Alison Moyet

2002: Sanctuary Records SANBX128

  1. Yesterday’s Flame
  2. Should I Feel That It’s Over
  3. More
  4. Hometime
  5. Mary, Don’t Keep Me Waiting
  6. Say It
  7. Ski
  8. If You Don’t Come Back To Me
  9. Do You Ever Wonder
  10. The Train I Ride
  11. You Don’t Have To Go
  12. Bilan
  13. Si Tu Ne Me Reviens Pas

Definitely a breakup album, and one laden with beautiful sadness. The whole album sounds like you’re inside her chest, groaning out with every jewel-like sob she sings. It all feels like something composed in the emptiness of absence which has been followed by a long period of stillness and silence. “Should I Feel That It’s Over,” with its heartachingly beautiful second chorus, sums it up nicely, while tracks such as the scarily ominous “Mary, Don’t Keep Me Waiting” and “Ski” are cast in the same sense drenching sorrow in metaphorical settings to provide a look back at it from another perspective. I suppose what surprises me most about the lyrics is the way they are essentially Imagist, like the poetry of that genre in the early 1900s.

“Dry your eyes, outside vermillion skies…” Such gloriously tugging imagery in her lyrics, maybe more so than ever. It’s cryptic and presented in such thick embroidery that it’s hard to know how to begin reading the lyrics except as the sound of the song delivers them. Every time I play this album, or any song from it, I want to email Alison and say “oh come on, give me some solid clues to work with!” Then again, Alison’s delivery of the full power of her voice comes through on that aforementioned second chorus of “Should I Feel That It’s Over”—it’s like a sunburst amid a rainstorm, you can’t help but look up in amazement at the radiance of the thing, in this case the sound of such well-aimed vowel coincidence that hits like triumphant epiphany only to fall away in sad resignation.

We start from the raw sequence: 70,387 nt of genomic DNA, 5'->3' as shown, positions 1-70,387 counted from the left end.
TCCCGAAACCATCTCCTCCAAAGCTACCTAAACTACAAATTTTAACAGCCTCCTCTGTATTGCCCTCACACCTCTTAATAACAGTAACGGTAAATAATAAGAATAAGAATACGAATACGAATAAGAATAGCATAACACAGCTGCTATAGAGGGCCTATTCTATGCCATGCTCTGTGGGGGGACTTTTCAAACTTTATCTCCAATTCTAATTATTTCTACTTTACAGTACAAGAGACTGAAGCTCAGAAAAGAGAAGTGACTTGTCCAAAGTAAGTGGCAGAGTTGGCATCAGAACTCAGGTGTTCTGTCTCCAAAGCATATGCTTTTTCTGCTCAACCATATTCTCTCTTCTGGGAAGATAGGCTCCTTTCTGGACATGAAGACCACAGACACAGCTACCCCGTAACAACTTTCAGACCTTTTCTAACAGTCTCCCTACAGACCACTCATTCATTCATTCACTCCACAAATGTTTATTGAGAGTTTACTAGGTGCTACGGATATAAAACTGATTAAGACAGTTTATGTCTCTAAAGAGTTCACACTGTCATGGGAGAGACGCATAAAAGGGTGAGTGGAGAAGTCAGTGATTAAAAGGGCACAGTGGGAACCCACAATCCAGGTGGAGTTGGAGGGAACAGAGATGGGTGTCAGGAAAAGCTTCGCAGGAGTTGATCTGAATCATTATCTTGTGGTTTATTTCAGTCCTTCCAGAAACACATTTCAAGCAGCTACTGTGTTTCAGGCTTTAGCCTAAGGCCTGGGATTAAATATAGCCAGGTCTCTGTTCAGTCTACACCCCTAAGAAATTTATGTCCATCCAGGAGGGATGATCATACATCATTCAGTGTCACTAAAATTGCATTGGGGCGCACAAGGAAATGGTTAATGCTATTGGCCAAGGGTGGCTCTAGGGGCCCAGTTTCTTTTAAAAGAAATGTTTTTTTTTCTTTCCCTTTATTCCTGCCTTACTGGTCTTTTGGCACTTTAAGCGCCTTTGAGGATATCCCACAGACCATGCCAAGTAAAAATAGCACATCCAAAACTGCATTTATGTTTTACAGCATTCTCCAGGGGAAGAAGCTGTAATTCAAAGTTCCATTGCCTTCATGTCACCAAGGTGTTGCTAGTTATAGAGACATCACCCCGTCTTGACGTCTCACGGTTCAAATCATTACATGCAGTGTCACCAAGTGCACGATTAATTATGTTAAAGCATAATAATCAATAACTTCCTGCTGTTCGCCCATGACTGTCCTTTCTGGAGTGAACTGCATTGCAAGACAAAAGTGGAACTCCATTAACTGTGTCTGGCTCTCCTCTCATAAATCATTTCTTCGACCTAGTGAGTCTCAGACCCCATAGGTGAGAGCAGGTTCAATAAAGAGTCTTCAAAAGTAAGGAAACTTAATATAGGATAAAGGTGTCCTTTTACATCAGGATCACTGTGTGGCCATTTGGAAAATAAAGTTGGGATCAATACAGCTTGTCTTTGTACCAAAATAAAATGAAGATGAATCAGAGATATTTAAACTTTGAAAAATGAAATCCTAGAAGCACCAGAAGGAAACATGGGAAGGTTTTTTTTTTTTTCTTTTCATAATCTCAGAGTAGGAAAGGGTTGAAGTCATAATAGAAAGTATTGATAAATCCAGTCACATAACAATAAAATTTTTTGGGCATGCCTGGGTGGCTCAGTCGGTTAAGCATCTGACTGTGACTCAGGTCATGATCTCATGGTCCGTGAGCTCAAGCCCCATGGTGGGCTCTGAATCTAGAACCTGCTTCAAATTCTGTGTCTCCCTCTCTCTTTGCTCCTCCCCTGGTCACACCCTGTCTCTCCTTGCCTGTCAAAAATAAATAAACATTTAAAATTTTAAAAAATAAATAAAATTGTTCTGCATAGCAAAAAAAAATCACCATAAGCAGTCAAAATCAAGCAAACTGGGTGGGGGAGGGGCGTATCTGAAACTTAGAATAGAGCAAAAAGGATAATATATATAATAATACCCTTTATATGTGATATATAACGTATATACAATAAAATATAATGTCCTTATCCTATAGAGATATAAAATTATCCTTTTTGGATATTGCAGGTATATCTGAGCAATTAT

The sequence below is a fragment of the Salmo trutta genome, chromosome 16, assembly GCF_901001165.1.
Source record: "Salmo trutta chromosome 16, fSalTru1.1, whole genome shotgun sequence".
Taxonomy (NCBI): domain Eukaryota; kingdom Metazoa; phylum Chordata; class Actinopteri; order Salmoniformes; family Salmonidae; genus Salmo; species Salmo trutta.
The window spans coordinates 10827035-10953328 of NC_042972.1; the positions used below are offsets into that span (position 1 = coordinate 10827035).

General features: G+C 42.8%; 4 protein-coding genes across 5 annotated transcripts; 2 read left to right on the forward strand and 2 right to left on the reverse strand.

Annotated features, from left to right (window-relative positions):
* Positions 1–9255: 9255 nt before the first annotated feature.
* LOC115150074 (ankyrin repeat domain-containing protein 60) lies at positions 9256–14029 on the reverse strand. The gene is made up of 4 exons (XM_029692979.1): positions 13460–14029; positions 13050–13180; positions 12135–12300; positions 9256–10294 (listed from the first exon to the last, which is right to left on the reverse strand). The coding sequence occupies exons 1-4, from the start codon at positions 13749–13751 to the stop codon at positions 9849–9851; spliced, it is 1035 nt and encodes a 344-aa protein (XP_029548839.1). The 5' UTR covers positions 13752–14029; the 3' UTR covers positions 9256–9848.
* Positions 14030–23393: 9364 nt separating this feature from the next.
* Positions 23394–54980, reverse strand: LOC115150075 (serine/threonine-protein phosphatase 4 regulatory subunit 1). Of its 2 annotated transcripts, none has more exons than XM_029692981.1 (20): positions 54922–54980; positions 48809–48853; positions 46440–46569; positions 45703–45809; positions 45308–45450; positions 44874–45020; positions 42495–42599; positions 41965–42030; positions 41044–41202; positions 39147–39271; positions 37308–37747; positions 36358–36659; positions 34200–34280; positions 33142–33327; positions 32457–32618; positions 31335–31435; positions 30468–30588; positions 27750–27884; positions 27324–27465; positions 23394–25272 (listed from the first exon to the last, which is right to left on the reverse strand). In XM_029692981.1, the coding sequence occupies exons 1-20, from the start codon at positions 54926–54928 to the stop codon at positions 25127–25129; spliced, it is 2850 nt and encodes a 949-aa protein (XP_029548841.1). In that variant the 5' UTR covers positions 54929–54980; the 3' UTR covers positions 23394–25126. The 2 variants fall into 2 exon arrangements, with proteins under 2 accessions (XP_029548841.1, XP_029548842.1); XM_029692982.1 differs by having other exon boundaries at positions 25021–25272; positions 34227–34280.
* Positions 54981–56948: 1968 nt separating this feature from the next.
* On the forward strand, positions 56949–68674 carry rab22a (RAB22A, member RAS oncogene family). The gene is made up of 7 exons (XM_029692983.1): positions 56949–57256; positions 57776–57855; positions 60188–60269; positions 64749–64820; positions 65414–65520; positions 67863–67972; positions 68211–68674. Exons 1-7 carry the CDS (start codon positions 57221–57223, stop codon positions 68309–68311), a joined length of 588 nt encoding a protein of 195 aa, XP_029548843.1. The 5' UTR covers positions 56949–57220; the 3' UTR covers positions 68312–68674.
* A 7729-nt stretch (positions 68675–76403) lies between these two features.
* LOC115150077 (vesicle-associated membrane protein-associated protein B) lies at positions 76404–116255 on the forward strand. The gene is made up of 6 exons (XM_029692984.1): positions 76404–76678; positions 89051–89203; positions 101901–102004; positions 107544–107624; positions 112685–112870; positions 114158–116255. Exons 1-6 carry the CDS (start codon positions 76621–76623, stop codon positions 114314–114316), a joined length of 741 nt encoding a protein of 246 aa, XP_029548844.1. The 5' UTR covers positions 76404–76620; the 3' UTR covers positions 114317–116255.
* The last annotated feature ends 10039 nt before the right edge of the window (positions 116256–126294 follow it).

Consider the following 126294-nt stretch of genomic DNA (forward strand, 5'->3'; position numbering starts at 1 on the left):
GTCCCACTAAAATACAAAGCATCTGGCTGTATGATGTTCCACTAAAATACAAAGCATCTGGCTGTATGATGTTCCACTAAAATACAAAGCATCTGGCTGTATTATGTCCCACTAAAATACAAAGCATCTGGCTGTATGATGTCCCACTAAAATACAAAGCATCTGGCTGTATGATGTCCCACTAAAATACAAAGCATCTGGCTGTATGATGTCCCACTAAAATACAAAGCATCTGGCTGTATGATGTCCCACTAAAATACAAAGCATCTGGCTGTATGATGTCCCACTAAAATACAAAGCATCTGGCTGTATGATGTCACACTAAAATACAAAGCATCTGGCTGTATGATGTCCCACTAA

The title track is like a modern Gorey-esque exaggeration on the Victorian-gothic milieu, just dripping with fleurs de mal decay and melodrama, yet again in a more-or-less-contemporary setting. I love its almost-too-slow pace and the decadent resignation it conveys despite the almost-hoping lyrics (which in any case are turned to decay by the sickly melody and chord progressions).

Never, NEVER play this back to back with Annie Lennox’s Bare.